As we know, the aim of Go is to build and live, as opposed to wanting to kill the King in Chess. This peaceful, non-violent aspect of the game is profound and provocative to me. After a visit to Japan as an invited Go guest, I began to understand the physical beauty of the game. The Gobans, Bowls, Stones and Cushions are an expression of spiritual harmony and beauty. When I discovered a supplier of these treasures, here in my new home in Australia, I realised I could put my past experience of fine woodworking to use and bring these antique pieces back to life. Renovating, repairing, sanding, re-printing, oiling and polishing has taken many months of detailed devotion. Transformed from the years sitting in storage, the stains and dirt removed, each surface carefully and lovingly tended to, these bowls and boards once again approach their original condition.

These are treasures that are now seldom found in the world. They can never be reproduced, as the original Kaya trees and Clam shells are basically extinct. I have sought long and hard for other sources without success. So please understand, these are unique and entirely wonderful pieces. When these items are sold, this site will be on hold unless I can find replacement items. (I will keep looking for more, but with no guarantee of success.)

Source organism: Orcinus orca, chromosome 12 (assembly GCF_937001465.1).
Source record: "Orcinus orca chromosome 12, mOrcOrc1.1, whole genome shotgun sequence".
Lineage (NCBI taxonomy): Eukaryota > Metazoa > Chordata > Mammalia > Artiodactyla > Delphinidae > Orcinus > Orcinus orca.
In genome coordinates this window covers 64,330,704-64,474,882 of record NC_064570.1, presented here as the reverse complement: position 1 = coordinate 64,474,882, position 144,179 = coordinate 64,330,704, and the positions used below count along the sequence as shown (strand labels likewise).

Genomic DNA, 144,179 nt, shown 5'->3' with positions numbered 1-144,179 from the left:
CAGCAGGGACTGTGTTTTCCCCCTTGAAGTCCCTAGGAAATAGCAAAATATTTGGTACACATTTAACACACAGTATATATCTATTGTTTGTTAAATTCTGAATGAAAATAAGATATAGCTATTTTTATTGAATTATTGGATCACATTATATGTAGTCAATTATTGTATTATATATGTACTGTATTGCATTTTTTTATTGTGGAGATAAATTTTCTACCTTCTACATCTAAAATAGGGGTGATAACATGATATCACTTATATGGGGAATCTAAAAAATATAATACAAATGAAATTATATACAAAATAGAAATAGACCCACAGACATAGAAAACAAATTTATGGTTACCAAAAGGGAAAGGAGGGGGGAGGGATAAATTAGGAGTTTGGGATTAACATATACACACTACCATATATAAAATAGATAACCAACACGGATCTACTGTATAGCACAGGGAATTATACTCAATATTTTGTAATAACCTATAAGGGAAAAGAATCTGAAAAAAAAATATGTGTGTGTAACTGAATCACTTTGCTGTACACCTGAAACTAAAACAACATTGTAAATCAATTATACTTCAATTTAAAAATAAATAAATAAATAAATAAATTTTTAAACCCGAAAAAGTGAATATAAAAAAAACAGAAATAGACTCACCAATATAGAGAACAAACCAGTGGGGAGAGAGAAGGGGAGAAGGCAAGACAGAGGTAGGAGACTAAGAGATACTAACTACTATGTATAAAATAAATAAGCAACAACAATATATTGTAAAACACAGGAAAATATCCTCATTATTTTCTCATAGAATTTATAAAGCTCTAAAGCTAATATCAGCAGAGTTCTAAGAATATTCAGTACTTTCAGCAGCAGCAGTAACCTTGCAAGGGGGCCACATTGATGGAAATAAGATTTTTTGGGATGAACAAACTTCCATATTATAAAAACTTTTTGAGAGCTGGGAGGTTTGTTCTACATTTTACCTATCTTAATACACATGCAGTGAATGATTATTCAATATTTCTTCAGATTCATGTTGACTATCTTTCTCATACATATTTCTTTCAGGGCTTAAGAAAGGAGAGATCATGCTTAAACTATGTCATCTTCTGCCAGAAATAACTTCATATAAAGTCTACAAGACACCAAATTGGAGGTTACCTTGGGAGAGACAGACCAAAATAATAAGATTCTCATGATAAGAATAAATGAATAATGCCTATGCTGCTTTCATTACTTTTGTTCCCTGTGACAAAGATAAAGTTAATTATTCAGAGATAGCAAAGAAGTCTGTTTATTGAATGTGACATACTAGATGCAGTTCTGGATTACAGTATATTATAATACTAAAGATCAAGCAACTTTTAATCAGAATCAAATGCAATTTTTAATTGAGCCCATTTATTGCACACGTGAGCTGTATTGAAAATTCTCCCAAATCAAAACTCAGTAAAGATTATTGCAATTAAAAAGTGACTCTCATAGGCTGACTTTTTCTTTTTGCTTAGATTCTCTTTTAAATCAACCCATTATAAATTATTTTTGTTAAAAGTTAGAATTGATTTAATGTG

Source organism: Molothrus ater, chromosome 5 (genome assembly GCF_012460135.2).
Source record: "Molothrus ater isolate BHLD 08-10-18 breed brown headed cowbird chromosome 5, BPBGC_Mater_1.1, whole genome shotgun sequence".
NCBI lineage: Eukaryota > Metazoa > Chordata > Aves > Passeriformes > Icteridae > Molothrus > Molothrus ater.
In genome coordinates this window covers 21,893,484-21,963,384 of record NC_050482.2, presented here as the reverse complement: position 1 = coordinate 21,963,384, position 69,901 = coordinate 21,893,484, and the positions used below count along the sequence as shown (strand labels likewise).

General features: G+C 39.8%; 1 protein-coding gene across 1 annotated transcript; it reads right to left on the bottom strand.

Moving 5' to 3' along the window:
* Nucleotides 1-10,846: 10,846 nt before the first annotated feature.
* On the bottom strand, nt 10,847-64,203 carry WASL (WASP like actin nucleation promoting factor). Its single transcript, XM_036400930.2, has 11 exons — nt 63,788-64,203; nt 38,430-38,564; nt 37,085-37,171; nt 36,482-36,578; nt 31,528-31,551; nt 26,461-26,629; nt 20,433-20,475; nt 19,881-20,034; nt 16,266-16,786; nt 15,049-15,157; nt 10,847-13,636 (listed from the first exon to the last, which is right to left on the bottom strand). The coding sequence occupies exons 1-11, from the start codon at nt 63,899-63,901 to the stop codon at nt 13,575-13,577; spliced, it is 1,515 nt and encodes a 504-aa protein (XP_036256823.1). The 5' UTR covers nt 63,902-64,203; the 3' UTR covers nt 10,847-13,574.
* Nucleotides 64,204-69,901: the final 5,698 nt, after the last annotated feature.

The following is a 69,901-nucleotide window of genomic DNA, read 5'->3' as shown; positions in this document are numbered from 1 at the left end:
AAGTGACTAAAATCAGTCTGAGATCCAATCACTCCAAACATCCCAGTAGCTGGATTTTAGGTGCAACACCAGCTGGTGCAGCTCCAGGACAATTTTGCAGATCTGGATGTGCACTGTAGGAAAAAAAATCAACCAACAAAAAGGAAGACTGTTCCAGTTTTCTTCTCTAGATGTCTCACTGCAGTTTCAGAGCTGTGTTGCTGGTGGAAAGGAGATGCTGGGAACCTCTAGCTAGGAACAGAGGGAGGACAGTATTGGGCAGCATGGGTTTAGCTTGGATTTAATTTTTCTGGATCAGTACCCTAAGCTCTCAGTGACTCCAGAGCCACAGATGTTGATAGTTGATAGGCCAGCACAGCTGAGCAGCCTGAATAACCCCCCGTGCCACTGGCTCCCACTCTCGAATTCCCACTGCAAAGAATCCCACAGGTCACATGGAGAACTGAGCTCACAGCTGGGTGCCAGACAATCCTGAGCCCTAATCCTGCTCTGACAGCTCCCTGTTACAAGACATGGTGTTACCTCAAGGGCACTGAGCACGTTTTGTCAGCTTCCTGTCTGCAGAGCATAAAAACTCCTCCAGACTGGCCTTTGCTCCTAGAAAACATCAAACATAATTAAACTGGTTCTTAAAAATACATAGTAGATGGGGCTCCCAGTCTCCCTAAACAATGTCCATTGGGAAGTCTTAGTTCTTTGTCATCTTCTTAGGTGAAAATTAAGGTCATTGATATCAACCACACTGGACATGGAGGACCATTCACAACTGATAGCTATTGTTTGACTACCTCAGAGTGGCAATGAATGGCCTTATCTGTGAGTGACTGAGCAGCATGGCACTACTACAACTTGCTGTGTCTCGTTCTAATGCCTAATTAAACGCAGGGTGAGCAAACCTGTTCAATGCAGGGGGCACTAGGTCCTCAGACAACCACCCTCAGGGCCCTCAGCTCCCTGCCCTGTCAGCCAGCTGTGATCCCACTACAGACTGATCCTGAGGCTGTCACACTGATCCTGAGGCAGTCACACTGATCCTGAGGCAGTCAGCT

All of the gobans shown here are used, and were made in Japan. Thus I cannot prove conclusively what type of wood they are made from. The ones that I do label I am certain of, but if you require proof, then you should probably read no further. If instead you are still interested, your decision can only be based on the photographs and detailed descriptions.

Most of these boards, when they were first made, were finished with a laquer that included a stain, giving them a uniform color appearance. You could still see the grain, but you could not easily see the natural variations in the wood. A few of them were also probably in storage for many years, and developed mold problems. One had been used as a table, with a glass ring stain obvious. So when I began sanding, I didn’t know what I would find.